About My Website
The inspiration for the topics featured on this web site comes from a passion for travel and exploration, the natural world, art and photography, combined with my professional work in global environmental health.
Energy, Poverty and Health
Over the last 30 or more years, as a medical doctor in the fields of epidemiology and environmental health, I have had the opportunity to work with talented, committed people from many countries on issues as varied as cardiovascular disease, air pollution, unplanned pregnancy, suicide prevention and age-friendly cities.
All are important, but one has stood out for me. It is one of the largest, persistent, yet least-recognised challenges for global public health in the world today. The problem lies with continued reliance by the poor of many countries on traditional, inefficient and highly polluting household fuels. The task has been (and remains) finding ways to help bring clean, safe, and affordable energy into the homes of the three billion or so people who still do not have this.
Indeed, it is a remarkable fact that while the great majority of us in wealthy, developed countries have clean, safe, and reliable energy at our fingertips (and which we take for granted), around 40% of the world’s population still use fuels such as wood, charcoal, animal dung and crop wastes for their everyday cooking needs.
These fuels are mostly burned in inefficient, unventilated open fires or simple stoves that have changed little since prehistoric times, resulting in very high levels of exposure to smoke pollution in and around the home – especially for women and young children.
The World Health Organisation (WHO) estimates that this ‘household air pollution’ (HAP) is responsible for around 3-4 million premature deaths each year, from pneumonia in children, and from cancer, chronic respiratory and cardiovascular disease in adults. The emissions from simple solid fuels stoves contribute substantially to outdoor air pollution, and to climate warming especially through short-acting pollutants such as methane and black carbon.
These fuels and stove technologies also pose a serious risk of burns and scalds, and along with another commonly used and polluting fuel – kerosene – are responsible for a majority of the deaths and severe injuries from burns in the world today.
Inside a home with a traditional wood stove in the village of Gatlang, Nepal
LPG bottles for sale in a small shop, Douala, Cameroon
The Christmas Truce football match memorial at Messines
Travel opens the eyes
In my experience, travel is the best way to find out what is really happening in the world. It is true that vast amounts of information and opinion are now available on almost every topic, place, and event through the internet, books and magazines, but I don’t like to rely solely on other peoples’ reports and views. Where possible, I like to discover things for myself, as that never fails to bring new insights and some surprises.
History is key – if only we bothered to look (and learn)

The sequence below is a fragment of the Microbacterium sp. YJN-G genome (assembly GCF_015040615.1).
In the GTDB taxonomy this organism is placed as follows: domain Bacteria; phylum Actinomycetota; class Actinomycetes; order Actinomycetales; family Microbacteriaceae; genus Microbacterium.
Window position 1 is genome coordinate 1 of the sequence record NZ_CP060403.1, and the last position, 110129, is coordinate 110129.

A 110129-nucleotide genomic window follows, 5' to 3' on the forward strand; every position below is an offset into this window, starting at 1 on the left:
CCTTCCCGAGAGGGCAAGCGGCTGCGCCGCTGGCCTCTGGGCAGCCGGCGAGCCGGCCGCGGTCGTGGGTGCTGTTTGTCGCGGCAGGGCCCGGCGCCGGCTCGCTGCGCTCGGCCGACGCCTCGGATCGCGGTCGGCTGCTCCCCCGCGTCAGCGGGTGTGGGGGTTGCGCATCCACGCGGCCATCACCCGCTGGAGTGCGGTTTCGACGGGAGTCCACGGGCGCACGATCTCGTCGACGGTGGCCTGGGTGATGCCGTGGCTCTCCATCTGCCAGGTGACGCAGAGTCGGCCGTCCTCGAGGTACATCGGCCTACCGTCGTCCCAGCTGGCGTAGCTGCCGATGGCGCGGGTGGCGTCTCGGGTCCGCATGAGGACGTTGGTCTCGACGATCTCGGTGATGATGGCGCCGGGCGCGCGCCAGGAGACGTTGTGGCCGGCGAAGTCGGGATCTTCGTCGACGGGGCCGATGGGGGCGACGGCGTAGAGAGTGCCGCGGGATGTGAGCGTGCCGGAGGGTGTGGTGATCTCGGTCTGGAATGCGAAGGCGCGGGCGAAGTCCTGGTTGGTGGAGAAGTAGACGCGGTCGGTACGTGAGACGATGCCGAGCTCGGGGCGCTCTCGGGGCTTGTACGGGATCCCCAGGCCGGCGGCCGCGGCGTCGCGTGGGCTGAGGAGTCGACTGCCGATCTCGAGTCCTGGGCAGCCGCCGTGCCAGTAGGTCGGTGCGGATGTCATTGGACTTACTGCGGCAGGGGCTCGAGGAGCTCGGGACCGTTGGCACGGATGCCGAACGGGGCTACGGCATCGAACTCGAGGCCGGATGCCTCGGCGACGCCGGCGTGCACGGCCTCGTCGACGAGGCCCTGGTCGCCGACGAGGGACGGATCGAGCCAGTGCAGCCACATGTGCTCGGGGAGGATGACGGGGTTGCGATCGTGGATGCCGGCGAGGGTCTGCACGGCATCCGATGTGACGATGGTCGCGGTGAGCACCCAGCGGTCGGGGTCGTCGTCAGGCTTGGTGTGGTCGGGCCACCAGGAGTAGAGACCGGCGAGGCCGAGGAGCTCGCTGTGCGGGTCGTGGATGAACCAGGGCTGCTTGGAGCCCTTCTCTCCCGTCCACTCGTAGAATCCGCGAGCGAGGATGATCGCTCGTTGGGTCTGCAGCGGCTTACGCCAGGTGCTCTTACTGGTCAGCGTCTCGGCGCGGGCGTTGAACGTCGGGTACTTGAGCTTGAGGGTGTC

I also firmly believe that history provides the best means of understanding the present, how we got here, why we think and do things the way we do. Without an historical perspective, our understanding of the present has to be shallow – at best.
While succinctly summed up by Carl Sagan in the phrase “You have to know the past to understand the present”, many writers have noted that humanity seems to have learned little from the lessons of history. What, for example, have we learned about the dangers of nationalism from the disaster and devastation of the Great War, one of my current travel and writing projects? Nevertheless, I still reckon that insights from history are a vital ingredient for any serious attempt to address today’s global health, social, environment, and development challenges.
On foot and by bike
Alongside professional assignments in countries across Asia, Africa, and the Americas, my favoured means of travel are cycle touring and walking. I am drawn to mountains and other wild and intriguing places that are rich in history, whether this be from the ancient world, the middle ages or from more recent times.
So, this is the background to the themes for the articles, pictures, and books presented on these pages. Where relevant, I draw on a variety of research disciplines to ensure the information has a solid foundation. To make specific topics easier to find, all the articles on the Posts page are linked to Categories.
I hope you will find the articles, publications, and other material interesting and useful. This is a project that will evolve as I continue to explore these and related topics, and I am interested to hear your comments and ideas.
You will find more about my two main, though related, interests and activities on the following two pages:
Cycling through the Beaujolais vineyards beside the Château de Montmelas-St-Sorlin
The path ascending Mt Lozers from the north, towards the summit of Finiels (1,700 metres)